The publication of this final report by Dr Gabriel Scally on CervicalCheck shows how much has improved since the dark days of 2018.

The significant progress reported in the implementation of the 58 Scally recommendations is encouraging but problems remain.

One of the biggest is the long-awaited Patient Safety Bill to introduce mandatory open disclosure.

Dr Scally makes a significant point about the need for a statutory duty of candour for health professionals and the health organisations they work for.

He chides the Medical Council here for not requiring doctors to report such matters affecting patients. Instead, he says, they advise that doctors "should" report, leaving it to the doctor's judgement as to what, if anything, happens.

Dr Scally says the slow pace of movement in creating a framework that fully supports telling patients the truth about possible errors in their care can be explained partially by the unprecedented collective burden of the pandemic.

But the Health Service Executive has also raised some concerns about the proposed new system.

The HSE has said that under its new process for patient requested reviews, all slides will be disclosed to women.

It is understood the HSE is concerned that under the proposed new law, a request for a slide review in itself would be a notifiable patient safety incident, regardless of whether the slide did or did not differ from the earlier one. So regardless of whether the review is concordant or discordant, in medical terms.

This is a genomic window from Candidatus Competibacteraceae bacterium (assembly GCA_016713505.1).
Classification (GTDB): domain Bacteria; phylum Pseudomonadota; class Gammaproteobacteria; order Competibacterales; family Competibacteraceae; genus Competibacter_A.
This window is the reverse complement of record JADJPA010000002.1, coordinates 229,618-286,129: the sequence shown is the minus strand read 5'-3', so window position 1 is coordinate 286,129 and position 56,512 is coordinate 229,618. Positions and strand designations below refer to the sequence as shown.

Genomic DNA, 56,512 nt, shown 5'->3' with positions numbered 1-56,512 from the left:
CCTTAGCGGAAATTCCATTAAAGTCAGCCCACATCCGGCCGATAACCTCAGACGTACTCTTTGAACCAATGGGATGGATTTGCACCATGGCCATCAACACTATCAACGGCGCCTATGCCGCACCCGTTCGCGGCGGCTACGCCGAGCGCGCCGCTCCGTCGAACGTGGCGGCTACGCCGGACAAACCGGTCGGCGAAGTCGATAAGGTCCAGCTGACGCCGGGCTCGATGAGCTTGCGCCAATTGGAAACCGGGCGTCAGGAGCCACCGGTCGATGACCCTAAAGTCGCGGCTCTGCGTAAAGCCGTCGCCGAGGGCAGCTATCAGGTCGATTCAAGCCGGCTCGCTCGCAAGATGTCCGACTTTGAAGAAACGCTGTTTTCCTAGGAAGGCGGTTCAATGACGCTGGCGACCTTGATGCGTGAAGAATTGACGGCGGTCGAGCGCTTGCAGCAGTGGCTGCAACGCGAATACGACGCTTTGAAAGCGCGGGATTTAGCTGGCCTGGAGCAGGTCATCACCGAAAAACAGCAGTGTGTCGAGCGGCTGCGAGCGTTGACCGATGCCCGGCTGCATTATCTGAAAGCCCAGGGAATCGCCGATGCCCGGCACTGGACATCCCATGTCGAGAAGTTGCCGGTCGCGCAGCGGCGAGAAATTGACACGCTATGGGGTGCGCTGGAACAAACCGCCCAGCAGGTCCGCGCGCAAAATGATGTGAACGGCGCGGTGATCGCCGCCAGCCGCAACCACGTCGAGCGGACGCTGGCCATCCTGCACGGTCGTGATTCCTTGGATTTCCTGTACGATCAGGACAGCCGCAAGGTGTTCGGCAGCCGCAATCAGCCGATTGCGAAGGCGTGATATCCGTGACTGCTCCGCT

Dr Scally also said today he cannot comment further until he sees any amendments to the Patient Safety Bill.

The 221+ plus group are deeply unhappy with the proposed bill and want urgent enactment of promised mandatory open disclosure.

They would also like to see the return to Ireland of screening with a fully resourced and staffed and accredited laboratory as soon as possible.

Dr Scally says the existing laboratory used in the US is safe and accredited and that it is important to have back-up services in case of problems.

In one of his stronger points, Dr Scally said today that CervicalCheck must acknowledge its past failings, pointing out that "if you can't bring yourself to acknowledge past failings, why would anyone trust you today?"

He also expressed concern that some doctors want to know if women are members of the 221+ support group before agreeing to take on their care.

Finally, it is important to note that cervical screening has changed significantly with HPV screening.

This has dramatically reduced the volume of cytology slides that a clinician needs to view.

The initial screening test, and for most women the only test they will need, is a test for the HPV virus.